Important human rights organizations stand firmly behind the six men, who claim that they are political prisoners who have seen their most basic rights trampled upon.
A Tale of Injustice
Cecilia Cubas was abducted from near her home on the outskirts of Asunción, Paraguay’s capital, in September 2004. Following months of sporadic communication between her captors and her family—and a seemingly failed ransom negotiation—her body was found buried at a house near the capital in February 2005.
Immediately following the discovery of her body, then President Nicanor Duarte Frutos, of the right-wing Colorado Party (ANR) declared that members of Patria Libre (PPL), a leftist political party, were responsible for the crime.
“Wherever they are, they will soon be judged and sentenced,” said Duarte Frutos at the time.
The PPL came under intense scrutiny from authorities and charges were brought against party leaders. This included the six campesinos now in Tacumbú, who—except Roque Rodríguez—were all PPL members. Rodríguez, who like the others was a leader within Paraguay’s small-scale farmers’ movement, never formed part of PPL.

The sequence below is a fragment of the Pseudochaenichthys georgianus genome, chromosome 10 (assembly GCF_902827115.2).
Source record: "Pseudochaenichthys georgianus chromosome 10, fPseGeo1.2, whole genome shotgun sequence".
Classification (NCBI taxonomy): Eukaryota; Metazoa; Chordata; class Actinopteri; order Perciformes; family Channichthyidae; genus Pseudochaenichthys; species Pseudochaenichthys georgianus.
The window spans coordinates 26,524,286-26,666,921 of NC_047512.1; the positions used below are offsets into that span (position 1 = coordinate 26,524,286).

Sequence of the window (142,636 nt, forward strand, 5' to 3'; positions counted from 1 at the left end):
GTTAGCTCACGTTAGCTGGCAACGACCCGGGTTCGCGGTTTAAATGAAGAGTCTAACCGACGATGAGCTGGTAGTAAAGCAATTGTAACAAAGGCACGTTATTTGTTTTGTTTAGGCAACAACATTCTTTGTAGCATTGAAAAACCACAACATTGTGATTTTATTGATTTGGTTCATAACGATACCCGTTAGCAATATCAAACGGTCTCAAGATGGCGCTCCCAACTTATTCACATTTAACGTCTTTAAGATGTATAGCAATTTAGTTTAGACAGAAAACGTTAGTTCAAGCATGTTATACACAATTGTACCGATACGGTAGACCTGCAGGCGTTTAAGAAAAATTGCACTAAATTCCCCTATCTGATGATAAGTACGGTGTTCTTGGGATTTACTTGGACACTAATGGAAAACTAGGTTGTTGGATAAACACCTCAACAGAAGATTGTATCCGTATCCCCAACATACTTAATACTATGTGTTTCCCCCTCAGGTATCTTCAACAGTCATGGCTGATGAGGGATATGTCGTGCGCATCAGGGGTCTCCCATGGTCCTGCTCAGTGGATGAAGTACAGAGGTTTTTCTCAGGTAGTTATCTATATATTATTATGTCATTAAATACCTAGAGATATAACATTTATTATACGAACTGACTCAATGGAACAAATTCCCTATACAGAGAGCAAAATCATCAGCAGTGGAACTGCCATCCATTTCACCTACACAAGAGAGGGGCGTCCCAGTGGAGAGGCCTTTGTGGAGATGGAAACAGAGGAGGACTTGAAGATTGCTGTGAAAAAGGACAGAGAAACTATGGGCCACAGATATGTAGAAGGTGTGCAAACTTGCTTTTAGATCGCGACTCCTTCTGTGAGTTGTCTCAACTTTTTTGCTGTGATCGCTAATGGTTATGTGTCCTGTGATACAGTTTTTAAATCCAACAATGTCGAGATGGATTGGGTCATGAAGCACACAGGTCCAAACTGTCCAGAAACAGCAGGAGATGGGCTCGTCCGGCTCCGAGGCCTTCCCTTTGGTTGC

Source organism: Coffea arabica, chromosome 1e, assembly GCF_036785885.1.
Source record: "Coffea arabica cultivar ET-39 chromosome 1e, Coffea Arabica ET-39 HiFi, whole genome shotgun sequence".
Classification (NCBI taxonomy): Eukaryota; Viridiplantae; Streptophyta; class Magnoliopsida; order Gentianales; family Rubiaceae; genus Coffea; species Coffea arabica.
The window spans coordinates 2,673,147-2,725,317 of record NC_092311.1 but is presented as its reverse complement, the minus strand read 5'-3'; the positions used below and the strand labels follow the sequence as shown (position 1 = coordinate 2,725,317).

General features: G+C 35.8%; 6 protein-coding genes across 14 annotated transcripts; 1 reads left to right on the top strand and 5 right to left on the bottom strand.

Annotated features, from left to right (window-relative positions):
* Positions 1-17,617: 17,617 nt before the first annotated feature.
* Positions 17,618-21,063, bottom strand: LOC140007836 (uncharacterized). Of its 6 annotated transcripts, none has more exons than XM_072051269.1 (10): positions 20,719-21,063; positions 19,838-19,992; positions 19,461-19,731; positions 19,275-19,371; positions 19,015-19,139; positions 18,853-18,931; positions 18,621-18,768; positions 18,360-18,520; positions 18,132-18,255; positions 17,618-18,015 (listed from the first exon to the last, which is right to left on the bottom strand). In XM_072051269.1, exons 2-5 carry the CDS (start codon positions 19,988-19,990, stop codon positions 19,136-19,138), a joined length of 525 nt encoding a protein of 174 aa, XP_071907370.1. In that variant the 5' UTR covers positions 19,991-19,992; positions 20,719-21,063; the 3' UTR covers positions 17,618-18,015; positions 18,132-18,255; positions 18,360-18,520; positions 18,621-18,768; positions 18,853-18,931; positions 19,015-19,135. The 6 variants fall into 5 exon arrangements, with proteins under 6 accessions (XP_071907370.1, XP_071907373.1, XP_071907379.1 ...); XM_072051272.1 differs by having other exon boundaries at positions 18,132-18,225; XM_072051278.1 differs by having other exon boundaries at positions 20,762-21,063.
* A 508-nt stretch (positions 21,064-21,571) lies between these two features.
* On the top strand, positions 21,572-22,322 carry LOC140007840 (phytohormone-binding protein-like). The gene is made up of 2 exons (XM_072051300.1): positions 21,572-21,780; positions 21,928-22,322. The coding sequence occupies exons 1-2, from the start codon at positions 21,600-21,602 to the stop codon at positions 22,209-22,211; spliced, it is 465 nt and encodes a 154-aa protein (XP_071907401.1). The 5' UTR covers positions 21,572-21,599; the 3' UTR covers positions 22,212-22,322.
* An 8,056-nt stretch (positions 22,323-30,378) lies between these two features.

The public prosecutor’s office asserted that the campesinos had been present during a PPL meeting in which Cubas’ fate was allegedly decided. This accusation rests solely on the testimony of a paid informant.
According to lawyer Óscar Ayala, executive secretary of the Paraguayan Human Rights Coordination Group (CODEHUPY), this evidence was highly unreliable and insufficient.
“At different times during the trial and when speaking to the press, the witness gave contradictory statements about what had happened,” said Alaya. “In addition, he’s an informant paid by the police, by the state. No court of law should have been able to convict a person based on his statement alone without verifying it against other testimonies or other types of proof.”